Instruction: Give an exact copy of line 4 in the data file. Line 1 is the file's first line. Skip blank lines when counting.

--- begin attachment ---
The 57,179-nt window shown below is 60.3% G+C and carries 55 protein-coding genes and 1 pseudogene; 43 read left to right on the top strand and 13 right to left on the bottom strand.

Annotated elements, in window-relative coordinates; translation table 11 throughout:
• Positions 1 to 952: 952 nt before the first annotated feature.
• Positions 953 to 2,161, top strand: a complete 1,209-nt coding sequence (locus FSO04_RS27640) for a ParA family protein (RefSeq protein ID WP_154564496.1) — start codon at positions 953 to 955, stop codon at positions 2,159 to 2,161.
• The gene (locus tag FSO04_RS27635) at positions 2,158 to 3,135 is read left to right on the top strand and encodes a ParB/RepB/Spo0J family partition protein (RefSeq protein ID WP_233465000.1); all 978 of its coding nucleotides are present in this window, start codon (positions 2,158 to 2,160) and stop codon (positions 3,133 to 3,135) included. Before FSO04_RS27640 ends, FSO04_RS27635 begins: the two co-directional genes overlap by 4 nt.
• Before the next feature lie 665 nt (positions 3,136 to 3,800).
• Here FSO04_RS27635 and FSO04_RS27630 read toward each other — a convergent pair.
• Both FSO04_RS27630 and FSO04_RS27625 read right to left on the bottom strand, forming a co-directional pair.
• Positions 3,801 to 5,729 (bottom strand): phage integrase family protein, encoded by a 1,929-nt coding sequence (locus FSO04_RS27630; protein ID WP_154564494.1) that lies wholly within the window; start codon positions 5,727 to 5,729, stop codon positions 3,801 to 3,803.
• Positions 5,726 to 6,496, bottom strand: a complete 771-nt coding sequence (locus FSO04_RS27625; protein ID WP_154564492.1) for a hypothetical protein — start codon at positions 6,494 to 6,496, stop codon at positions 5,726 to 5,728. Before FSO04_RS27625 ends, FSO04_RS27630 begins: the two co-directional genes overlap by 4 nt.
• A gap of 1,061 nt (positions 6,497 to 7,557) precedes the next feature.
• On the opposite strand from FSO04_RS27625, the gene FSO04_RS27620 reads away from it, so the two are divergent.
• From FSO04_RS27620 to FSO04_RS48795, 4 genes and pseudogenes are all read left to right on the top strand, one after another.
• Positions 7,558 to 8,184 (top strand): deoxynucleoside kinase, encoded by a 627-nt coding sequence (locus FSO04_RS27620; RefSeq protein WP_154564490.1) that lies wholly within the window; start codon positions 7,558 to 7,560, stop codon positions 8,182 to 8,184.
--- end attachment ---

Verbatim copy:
• Positions 953 to 2,161, top strand: a complete 1,209-nt coding sequence (locus FSO04_RS27640) for a ParA family protein (RefSeq protein ID WP_154564496.1) — start codon at positions 953 to 955, stop codon at positions 2,159 to 2,161.